Chef, author and Emmy-winning television personality Anthony Bourdain is now a CNN contributor. He will travel around the globe to places such as Myanmar, Israel and the Congo as host of a new CNN show premiering this April. Follow him on Twitter @bourdain.
When you’re a small, independently owned and operated restaurant in New York City, the perishable inventory you just had to throw out of your warm refrigerators as a result of Superstorm Sandy may have been valued at, say, $2000 (to pick a completely arbitrary and optimistic number). And that’s what, in a perfect world, you might presumably, hopefully, eventually get back from the insurance company. If you’re lucky.
But the real value of that food was at least three times that amount from the second it entered the door. That’s the number you were counting on generating once that food was prepared and served. More likely, that’s the amount you needed to generate to cover the expenses of operating your restaurant.
So, already, you’re in trouble. That’s even before you fully come to terms with the direct costs of cleaning out your place, replacing destroyed equipment and furnishings, getting up and running again. Just by being closed for a week, you've tumbled down that slippery slope.
If you’re a waiter, busboy, bartender, you live on tips. No work? No tips.
No one will be making up that money for you.
If you’re a line cook, a dishwasher, a porter? Chances are, you’re paid by the hour. Even if your employer wanted to pay you for sick days and vacations, chances are, he can’t. If you’re anything like I was during my 28 years in the business, you’re already living paycheck to paycheck. You’re already struggling to make rent. Any unplanned cash flow interruption is going to cause some serious problems.
Restaurant people are good people. They’ve chosen to do a very hard thing, with a very limited statistical probability of ever making any real money: serving food to people.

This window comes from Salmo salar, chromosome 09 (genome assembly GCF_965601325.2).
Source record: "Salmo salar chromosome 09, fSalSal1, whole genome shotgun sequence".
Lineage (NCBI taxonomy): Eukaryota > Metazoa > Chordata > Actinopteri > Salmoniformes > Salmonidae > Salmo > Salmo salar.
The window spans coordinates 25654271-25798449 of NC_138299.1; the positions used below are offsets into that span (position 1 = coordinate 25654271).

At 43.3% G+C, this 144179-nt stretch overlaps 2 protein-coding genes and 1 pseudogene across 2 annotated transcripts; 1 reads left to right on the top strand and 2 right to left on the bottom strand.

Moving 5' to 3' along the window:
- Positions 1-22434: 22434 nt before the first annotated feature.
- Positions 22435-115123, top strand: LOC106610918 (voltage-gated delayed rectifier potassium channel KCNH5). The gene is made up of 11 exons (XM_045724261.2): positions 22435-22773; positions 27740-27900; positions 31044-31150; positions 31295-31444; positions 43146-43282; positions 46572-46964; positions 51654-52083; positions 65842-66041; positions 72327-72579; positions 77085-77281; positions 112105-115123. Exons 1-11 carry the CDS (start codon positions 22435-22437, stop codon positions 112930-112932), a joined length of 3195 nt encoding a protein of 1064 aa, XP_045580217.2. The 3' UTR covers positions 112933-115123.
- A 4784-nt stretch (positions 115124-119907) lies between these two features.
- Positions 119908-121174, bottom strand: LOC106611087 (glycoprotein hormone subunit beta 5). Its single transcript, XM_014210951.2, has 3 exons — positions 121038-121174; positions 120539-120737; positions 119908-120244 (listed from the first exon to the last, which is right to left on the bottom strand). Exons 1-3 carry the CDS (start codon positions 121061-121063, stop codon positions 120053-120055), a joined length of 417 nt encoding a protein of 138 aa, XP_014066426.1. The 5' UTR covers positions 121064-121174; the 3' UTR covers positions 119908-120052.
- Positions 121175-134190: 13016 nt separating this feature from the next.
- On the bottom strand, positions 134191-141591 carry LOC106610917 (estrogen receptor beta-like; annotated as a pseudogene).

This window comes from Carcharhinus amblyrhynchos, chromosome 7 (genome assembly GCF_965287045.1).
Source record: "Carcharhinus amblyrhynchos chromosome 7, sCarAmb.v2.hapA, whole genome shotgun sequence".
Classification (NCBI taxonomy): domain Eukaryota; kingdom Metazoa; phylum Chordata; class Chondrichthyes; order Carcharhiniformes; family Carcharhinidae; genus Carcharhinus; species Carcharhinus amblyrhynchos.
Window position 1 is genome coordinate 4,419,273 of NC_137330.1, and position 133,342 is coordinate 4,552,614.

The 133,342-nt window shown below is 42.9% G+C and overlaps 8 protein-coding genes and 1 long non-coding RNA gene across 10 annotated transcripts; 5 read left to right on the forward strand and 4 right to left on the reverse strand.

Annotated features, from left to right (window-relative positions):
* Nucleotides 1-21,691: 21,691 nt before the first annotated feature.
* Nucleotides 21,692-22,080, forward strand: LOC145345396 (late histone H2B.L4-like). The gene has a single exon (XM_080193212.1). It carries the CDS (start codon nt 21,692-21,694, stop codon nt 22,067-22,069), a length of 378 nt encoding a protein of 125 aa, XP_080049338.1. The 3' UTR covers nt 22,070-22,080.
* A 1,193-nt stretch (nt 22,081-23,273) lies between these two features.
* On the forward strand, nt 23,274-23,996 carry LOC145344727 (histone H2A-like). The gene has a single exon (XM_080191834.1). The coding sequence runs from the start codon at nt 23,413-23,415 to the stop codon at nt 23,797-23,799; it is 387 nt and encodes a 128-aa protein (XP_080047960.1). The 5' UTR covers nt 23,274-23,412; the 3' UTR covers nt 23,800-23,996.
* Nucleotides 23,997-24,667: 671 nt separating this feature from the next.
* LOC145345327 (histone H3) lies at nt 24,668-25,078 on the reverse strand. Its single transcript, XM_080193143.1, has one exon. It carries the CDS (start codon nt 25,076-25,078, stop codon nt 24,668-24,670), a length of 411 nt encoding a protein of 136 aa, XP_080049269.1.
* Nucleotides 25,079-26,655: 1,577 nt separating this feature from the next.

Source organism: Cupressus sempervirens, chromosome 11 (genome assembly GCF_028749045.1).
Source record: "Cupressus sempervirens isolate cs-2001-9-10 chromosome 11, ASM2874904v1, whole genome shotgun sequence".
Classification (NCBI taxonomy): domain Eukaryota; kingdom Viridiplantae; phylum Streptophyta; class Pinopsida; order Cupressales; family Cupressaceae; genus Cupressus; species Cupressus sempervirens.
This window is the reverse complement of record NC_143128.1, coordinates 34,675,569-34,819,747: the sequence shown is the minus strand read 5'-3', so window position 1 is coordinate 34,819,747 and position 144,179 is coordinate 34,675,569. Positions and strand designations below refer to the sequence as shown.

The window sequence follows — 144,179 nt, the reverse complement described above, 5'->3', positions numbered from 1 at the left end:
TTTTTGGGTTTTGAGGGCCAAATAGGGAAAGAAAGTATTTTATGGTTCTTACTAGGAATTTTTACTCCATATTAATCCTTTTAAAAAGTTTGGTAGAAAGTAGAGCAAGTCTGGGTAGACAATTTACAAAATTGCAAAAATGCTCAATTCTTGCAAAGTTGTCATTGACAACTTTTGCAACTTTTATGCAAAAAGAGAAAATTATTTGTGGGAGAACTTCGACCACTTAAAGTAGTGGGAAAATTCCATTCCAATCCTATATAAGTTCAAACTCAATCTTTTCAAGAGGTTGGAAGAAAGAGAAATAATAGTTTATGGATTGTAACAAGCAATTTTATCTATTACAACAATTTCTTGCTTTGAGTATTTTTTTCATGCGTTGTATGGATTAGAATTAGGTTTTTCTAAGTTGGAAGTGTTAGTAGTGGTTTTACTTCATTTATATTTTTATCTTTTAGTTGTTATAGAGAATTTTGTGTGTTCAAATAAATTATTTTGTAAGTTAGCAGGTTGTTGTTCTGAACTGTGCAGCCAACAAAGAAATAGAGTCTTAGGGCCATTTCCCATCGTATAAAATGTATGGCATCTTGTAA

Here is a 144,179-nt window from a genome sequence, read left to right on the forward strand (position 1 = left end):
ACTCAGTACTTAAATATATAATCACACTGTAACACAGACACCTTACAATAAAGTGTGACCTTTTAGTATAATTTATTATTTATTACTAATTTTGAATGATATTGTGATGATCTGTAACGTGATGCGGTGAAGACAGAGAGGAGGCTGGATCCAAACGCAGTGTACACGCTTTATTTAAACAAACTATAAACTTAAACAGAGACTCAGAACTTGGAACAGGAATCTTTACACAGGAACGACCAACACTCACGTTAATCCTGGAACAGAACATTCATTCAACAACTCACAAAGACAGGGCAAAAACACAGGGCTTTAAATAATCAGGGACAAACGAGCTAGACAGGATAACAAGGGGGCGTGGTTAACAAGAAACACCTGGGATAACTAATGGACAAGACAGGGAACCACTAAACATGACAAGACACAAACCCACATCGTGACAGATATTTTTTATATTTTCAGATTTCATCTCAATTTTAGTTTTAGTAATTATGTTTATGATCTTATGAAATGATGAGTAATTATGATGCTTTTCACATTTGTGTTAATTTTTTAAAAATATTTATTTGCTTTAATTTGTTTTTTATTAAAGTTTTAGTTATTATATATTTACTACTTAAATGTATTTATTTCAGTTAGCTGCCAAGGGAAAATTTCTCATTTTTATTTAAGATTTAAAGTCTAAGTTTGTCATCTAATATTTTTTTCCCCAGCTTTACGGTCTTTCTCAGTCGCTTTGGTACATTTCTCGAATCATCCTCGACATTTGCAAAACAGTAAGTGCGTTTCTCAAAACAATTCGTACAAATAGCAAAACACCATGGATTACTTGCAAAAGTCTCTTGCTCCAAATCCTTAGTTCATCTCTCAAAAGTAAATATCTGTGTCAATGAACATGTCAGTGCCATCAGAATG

They are not just in the “pleasure business” of making people happy, but in the nurturing business. At the end of the day, the restaurant’s job is to feed people. And that’s something they have done throughout every crisis.
Whether you’re talking New Orleans or New York, it seems it’s always the chefs and the cooks and the restaurant people who are out there early and often, giving what they can. Whether it’s food, money or time, restaurants and chefs have always been generous to charities, causes and their communities.
So, let’s do what we can. Just cause a little DIY place has got its power back on, doesn’t mean the bleeding has stopped. While there is no doubt that there are still people with direct, immediate, emergency needs, it would be a great help if those who can afford to do it would eat in the most seriously afflicted areas as early and as often as they can, patronizing local businesses in areas that were clearly hit hardest.
Tip heavily. And maybe send a $20 back to the dishwasher.
That’s not charity. It’s just neighborly.
Outside NYC and want to help? CNN's Impact Your World has a great list of resources that could use your time and money. Thinking about coming to New York to eat? Follow the Twitter hashtag #dineoutNYC to see the latest charity efforts and open restaurants and don't forget to #EatDownTipUp.
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